As a kind of language, GIS also facilitates communication and collaboration, breaking down barriers between individuals, organizations, institutions, and the world. This is part of its power. With the number and severity of problems facing our modern world, much of them having to do with place, GIS is becoming an essential new language for understanding. My sense is that our new ArcGIS Online platform provides such a framework and will enable our users, both in their organizations and beyond, to fully leverage the language of GIS.
GIS is changing rapidly. This evolution is not linear; it is organic and means that GIS is evolving alongside other components of the technology ecosystem. Measurement technologies and crowdsourcing are creating huge volumes of geospatial data. The data itself is growing in volume, and we have to find new ways to handle that volume. There are new issues, such as privacy and access, that we need to address.
And of course, computing technology itself continues to evolve. Connectivity is enabling new kinds of networking—social networking. Our science is also changing, becoming more quantitative in every discipline—more integrated, analytic, real time, and predictive. It also becomes more collaborative. These are very interesting progressions that we see in the computing ecosystem. And GIS itself is evolving within this ecosystem, becoming more adept at managing large datasets, multidimensional (3D/4D), and much easier to use.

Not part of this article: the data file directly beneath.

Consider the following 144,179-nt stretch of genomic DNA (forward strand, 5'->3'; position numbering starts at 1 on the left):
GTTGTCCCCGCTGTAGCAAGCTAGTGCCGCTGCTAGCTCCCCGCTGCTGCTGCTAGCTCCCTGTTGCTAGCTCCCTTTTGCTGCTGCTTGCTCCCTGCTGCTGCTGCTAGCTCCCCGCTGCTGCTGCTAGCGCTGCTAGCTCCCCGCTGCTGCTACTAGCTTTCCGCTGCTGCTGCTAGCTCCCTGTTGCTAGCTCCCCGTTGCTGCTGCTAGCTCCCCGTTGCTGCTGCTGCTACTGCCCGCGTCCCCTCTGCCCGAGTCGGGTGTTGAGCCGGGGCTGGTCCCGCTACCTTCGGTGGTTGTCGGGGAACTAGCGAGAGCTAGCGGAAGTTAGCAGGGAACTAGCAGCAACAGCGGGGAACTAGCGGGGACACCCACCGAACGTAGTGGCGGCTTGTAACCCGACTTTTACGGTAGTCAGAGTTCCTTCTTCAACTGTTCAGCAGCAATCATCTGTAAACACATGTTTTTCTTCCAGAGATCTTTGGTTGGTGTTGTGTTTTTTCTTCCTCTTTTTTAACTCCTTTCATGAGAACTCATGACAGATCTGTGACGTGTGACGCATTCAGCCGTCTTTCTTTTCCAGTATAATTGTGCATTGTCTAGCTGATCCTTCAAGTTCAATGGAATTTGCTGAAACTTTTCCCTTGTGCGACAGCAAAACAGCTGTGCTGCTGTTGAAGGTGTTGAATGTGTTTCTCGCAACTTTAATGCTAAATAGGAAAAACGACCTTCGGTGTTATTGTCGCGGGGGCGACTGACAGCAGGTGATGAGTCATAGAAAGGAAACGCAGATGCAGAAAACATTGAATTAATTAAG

So how can we evolve GIS so that anyone can leverage its power? It's an important question, because this evolution is the foundation for understanding our world.
A new pattern for GIS is already emerging, making GIS available to everyone. A long progression of efforts is bringing our work—substantial, authoritative source information—to the web and blending it with social network and crowdsourced information. This new pattern is making all this work available through lightweight viewers and mobile devices, providing a broad context of understanding to individuals, organizations, and governments—to everyone.
But will this new pattern be broadly adopted? Is it of interest just to GIS professionals, or will it be adopted by a broader audience? I think this pattern will be broadly adopted because the benefits are so great. It will connect you—the GIS professional—with knowledge workers, managers, policy makers, and citizens, extending your reach. It will empower citizens to participate in the same network environment, using the same infrastructure and sharing common services to create a collective understanding.
I meet with hundreds of GIS professionals over the course of the year and am continually amazed at the creativity they display in using GIS to solve complex problems and support critical decisions. The User Conference is like magnifying this 100 times and condensing it all into one short week. The applications on display, the papers presented, and the maps shared exhibit an overwhelming case for the value of GIS. From sea-level rise to deforestation, from disaster recovery to disease monitoring, and from vehicle routing to demographic analysis, it's clear that GIS is already being widely used as a tool to help us understand.
Esri remains firmly committed to building tools you can use to understand and solve the pressing geographic problems the world is facing, because we firmly believe that acting responsibly requires understanding.